Except, maybe, pray. And trust that because they are the best soldiers this country could ever hope for, they’ll find their way back home, unharmed. Yet, I know life doesn’t work that way. The best don’t always come back home.
George Carlin recently told an audience that he couldn’t feel sorry for someone who was dumb enough to sign up for military service while the United States was engaged in one of the most corrupt and misguided wars ever to be waged.
Oddly, when I first heard him say it, I laughed and agreed with him. How could anyone be so dumb to think this was the right war? That Iraq had anything to do with terrorism? That George W. Bush was a worthy commander-in-chief?
And then there’s my friend with three healthy, virile young sons, two old enough to become soldiers, who argues, “They can take my sons over my dead body…. War is a racket.”
He’s also right. Except for one thing.
The jihadists really do want to kill us. They hate us enough to wrap themselves in explosives and drive bomb-laden vehicles into our paths. And leaving them alone to kill themselves off in Iraq won’t put an end to their desire and determination to kill us. Too many Americans—sadly, liberals seem to be the majority here—fail to realize this.
So, while I agree with Carlin that stupidity got and keeps us in Iraq, and with my friend about rackets and war profiteering, it’s right that we maintain our readiness to defend ourselves—and to help others.
My friend with the three sons says he can take care of himself. He doesn’t need the government to protect him. I feel the same way. I don’t want the government placing children or my friends in harm’s way on my account. I’d rather take care of myself than have my childhood friends returning to the battlefield for another tour.
Our government fails to understand that our needs for survival, and the security of our future, are greater here at home than they are in adventures in Iraq, Afghanistan and Pakistan. We can maintain our readiness to defend against our enemies while pouring more of our national treasury into building our neighborhoods instead of wasting it on no-bid contracts with questionable bidders.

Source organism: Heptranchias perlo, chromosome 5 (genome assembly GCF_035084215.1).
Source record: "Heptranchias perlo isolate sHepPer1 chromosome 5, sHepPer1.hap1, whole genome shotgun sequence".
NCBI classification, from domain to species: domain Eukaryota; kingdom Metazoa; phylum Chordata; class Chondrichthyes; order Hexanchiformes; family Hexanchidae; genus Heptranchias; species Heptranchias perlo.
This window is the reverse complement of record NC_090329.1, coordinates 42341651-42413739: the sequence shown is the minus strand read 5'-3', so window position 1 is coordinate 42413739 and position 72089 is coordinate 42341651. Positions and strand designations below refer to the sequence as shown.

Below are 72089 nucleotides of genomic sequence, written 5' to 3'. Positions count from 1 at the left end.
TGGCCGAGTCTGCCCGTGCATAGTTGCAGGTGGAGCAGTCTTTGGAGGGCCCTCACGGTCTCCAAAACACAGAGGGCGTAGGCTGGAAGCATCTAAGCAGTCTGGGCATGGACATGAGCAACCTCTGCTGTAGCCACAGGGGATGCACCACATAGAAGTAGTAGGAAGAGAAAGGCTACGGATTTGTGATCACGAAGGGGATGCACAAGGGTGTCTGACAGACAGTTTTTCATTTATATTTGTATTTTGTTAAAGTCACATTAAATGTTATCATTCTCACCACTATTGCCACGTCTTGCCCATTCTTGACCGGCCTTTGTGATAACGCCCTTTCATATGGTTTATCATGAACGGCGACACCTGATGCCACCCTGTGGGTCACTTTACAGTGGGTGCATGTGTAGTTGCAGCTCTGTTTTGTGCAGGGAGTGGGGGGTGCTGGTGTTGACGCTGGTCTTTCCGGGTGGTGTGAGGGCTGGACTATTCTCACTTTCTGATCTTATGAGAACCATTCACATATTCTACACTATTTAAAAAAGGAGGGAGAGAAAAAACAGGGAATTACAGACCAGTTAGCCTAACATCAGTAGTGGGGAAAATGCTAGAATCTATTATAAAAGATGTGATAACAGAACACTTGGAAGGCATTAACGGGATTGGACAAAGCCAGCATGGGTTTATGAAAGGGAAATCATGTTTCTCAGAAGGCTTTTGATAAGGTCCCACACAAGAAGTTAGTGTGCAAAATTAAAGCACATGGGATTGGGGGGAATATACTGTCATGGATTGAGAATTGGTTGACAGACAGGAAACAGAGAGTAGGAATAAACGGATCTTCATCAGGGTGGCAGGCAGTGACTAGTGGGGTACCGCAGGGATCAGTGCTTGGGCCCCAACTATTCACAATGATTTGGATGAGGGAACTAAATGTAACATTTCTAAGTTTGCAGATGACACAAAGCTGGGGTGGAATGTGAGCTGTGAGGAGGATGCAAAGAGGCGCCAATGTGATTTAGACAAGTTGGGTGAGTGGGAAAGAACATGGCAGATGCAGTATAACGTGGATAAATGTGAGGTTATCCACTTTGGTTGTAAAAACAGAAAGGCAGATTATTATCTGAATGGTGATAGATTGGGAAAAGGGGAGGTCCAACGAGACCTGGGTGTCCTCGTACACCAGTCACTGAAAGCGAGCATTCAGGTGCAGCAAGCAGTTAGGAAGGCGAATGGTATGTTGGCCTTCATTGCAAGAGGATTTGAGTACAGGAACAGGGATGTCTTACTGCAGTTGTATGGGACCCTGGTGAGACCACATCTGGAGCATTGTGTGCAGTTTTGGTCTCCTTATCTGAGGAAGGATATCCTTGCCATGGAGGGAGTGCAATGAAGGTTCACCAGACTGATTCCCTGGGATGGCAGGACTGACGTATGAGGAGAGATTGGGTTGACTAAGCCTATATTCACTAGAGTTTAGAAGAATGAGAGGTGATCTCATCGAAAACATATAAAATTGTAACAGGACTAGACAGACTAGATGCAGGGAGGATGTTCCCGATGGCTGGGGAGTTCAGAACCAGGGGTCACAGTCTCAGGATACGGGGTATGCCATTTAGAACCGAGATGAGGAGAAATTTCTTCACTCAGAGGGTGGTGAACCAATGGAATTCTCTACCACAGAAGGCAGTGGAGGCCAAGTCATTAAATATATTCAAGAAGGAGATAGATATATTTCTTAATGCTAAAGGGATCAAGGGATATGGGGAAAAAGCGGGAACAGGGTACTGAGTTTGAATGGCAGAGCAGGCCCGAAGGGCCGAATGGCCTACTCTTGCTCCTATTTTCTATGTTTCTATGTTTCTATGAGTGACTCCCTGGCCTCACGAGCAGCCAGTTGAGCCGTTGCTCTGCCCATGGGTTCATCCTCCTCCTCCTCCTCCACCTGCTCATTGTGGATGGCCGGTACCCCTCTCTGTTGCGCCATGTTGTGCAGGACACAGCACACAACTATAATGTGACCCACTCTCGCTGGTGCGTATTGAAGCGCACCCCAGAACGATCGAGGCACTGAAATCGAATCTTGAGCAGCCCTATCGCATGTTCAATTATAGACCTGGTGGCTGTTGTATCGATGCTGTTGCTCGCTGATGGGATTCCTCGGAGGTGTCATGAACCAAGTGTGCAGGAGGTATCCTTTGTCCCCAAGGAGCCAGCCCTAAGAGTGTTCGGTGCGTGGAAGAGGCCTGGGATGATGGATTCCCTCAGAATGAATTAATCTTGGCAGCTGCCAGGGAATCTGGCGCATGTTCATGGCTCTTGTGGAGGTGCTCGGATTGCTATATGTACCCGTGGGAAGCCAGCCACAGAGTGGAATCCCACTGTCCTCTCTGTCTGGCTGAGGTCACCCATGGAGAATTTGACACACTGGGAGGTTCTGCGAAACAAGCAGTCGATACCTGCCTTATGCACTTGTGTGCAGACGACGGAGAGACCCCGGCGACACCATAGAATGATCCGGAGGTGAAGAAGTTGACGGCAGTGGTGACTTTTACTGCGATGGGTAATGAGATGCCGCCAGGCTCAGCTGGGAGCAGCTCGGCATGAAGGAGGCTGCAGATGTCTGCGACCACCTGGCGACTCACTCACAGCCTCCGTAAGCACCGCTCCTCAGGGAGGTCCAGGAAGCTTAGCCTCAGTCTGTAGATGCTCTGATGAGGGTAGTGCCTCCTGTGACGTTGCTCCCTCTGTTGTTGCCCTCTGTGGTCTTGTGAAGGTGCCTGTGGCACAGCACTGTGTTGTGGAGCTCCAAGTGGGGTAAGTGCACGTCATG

It’s been suggested, to the scorn of “realists,” that an army would be more effective and welcomed if it took pains to prevent war by building rather than destroying communities.
My friends, as much as they love their country and their jobs as soldiers, I know, would much rather create community than keep it at bay at the point of a rifle or cannon. We need to rethink our deployments and the purposes for which we send out our troops to risk their lives. We need to rethink what we ask them to die for. I’d hate to awaken one night and find that this recurring nightmare, with its promise of death and destruction, had come true, as it has already for far too many Americans. §
Stacey Warde served three years in the U.S. Army, and was assigned to the 2nd Battalion, 75th Ranger unit at Ft. Lewis, Wash. He is editor of the monthly literary journal, The Rogue Voice.